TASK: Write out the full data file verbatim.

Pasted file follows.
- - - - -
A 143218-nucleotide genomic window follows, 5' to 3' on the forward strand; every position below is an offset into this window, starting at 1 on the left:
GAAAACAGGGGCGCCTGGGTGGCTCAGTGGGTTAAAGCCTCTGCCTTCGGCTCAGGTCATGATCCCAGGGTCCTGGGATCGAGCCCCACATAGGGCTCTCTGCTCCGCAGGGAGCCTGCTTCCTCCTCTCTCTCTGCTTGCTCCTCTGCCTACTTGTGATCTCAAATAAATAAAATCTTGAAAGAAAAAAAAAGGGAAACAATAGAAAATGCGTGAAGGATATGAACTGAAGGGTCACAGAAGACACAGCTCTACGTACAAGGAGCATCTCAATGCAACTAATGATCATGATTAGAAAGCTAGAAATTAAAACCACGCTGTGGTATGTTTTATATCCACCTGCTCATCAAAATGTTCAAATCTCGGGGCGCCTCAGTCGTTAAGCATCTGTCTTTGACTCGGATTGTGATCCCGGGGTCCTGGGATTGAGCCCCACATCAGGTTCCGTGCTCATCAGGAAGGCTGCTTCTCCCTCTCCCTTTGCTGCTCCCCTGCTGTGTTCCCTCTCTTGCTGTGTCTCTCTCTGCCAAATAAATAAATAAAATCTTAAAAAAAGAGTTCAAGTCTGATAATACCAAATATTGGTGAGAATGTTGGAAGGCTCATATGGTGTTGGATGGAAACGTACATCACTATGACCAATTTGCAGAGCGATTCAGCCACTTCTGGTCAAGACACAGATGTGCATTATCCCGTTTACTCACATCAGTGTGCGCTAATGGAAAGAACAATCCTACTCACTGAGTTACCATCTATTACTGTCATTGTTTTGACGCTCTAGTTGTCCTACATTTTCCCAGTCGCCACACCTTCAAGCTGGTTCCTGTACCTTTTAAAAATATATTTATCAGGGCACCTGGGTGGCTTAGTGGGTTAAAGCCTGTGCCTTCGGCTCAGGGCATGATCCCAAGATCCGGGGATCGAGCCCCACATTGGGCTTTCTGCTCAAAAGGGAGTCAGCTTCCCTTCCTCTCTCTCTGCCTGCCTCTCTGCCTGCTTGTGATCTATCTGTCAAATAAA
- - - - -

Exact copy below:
A 143218-nucleotide genomic window follows, 5' to 3' on the forward strand; every position below is an offset into this window, starting at 1 on the left:
GAAAACAGGGGCGCCTGGGTGGCTCAGTGGGTTAAAGCCTCTGCCTTCGGCTCAGGTCATGATCCCAGGGTCCTGGGATCGAGCCCCACATAGGGCTCTCTGCTCCGCAGGGAGCCTGCTTCCTCCTCTCTCTCTGCTTGCTCCTCTGCCTACTTGTGATCTCAAATAAATAAAATCTTGAAAGAAAAAAAAAGGGAAACAATAGAAAATGCGTGAAGGATATGAACTGAAGGGTCACAGAAGACACAGCTCTACGTACAAGGAGCATCTCAATGCAACTAATGATCATGATTAGAAAGCTAGAAATTAAAACCACGCTGTGGTATGTTTTATATCCACCTGCTCATCAAAATGTTCAAATCTCGGGGCGCCTCAGTCGTTAAGCATCTGTCTTTGACTCGGATTGTGATCCCGGGGTCCTGGGATTGAGCCCCACATCAGGTTCCGTGCTCATCAGGAAGGCTGCTTCTCCCTCTCCCTTTGCTGCTCCCCTGCTGTGTTCCCTCTCTTGCTGTGTCTCTCTCTGCCAAATAAATAAATAAAATCTTAAAAAAAGAGTTCAAGTCTGATAATACCAAATATTGGTGAGAATGTTGGAAGGCTCATATGGTGTTGGATGGAAACGTACATCACTATGACCAATTTGCAGAGCGATTCAGCCACTTCTGGTCAAGACACAGATGTGCATTATCCCGTTTACTCACATCAGTGTGCGCTAATGGAAAGAACAATCCTACTCACTGAGTTACCATCTATTACTGTCATTGTTTTGACGCTCTAGTTGTCCTACATTTTCCCAGTCGCCACACCTTCAAGCTGGTTCCTGTACCTTTTAAAAATATATTTATCAGGGCACCTGGGTGGCTTAGTGGGTTAAAGCCTGTGCCTTCGGCTCAGGGCATGATCCCAAGATCCGGGGATCGAGCCCCACATTGGGCTTTCTGCTCAAAAGGGAGTCAGCTTCCCTTCCTCTCTCTCTGCCTGCCTCTCTGCCTGCTTGTGATCTATCTGTCAAATAAA